Six hidden immigration announcements in Canada’s 2022 Budget

The Federal Budget announced on April 7th includes major policy changes that will impact hundreds of thousands of mostly racialized, working class migrants who are students, workers, refugees, and undocumented people. This includes:

Migrant Workers

  1. The creation of a “new foreign labour program for agriculture and fish processing”.
    • Exploitation, and vulnerability is well-documented in temporary foreign worker programs. Migrants must receive permanent resident status on landing to protect themselves in any new program. 
  2. The creation of a “Trusted Employer” program that will make it easier for employers to hire migrants without ensuring protections for migrants. 
    • With the well-documented reality of reprisals against workers who speak up, and the 2021 Auditor General report that found Canada’s inspections of employers woefully inadequate, there is simply no way to know who is a “trusted employer”. 
  3. Reaffirms the Immigration Levels Plan announced in February of this year, which does not ensure full and permanent inclusion of the 1.6 million and growing migrants in the country. 
    • In particular, thousands of migrant care workers, who have been waiting for years to reunite with their families while taking care of children, the sick and the elderly, and who were left out of the Immigration Levels Plan continue to be excluded. Migrant care workers must get permanent resident status without exclusions immediately.  

For Migrant Student Workers (Current and Former International Students)

  1. Gives new unchecked powers to the Immigration Minister through the “authority to use Ministerial Instructions to help select those candidates who best meet Canada’s labour market needs .. through the Express Entry System”.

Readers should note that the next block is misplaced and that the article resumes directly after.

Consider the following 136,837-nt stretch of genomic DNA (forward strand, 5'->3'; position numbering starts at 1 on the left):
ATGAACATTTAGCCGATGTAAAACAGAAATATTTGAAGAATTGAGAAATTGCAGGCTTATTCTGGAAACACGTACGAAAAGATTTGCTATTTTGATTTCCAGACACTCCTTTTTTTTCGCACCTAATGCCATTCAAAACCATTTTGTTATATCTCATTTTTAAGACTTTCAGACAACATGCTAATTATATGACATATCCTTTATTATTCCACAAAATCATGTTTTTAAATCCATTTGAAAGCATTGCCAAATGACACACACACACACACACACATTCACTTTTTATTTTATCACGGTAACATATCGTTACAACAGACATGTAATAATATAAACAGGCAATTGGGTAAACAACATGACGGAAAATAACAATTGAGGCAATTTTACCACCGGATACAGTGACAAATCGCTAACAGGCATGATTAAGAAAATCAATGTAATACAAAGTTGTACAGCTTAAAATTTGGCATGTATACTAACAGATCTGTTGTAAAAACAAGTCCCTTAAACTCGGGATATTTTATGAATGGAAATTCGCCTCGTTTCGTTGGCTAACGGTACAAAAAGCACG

• There have been no invitations to apply for permanent residency in the Express Entry system since September 2021, and thousands, particularly graduated international students, have been waiting in limbo. They are on non-renewable post-graduate work permits, which have expired or are expiring, at which point they become undocumented or are forced to leave the country. Now the Minister can pick and choose, instead of processing all the applicants waiting. At minimum, post-graduate work permits must be made permanently renewable. 


  1. Amendments to the “Immigration and Refugee Protection Act to … require the electronic submission of asylum claims.” 
    • Many refugee claimants do not have access to computers, internet connection, and digital copies of evidence that is required to navigate electronic systems. No resources are being made available to support refugees to apply, which makes it even more difficult for low-waged, racialized people to get rights and protections. 
  2. The creation of a “special permanent residence stream for immediate and extended Ukrainian family members of Canadian citizens and permanent residents”
    • This is an important and crucial step to ensure families are united, and it must be expanded to families in conflict zones around the world, including Yemen, Afghanistan, South Sudan, etc. Non-Ukrainian citizens fleeing the conflict in Ukraine, mostly racialized people, must also be provided with the same rights and protections. 

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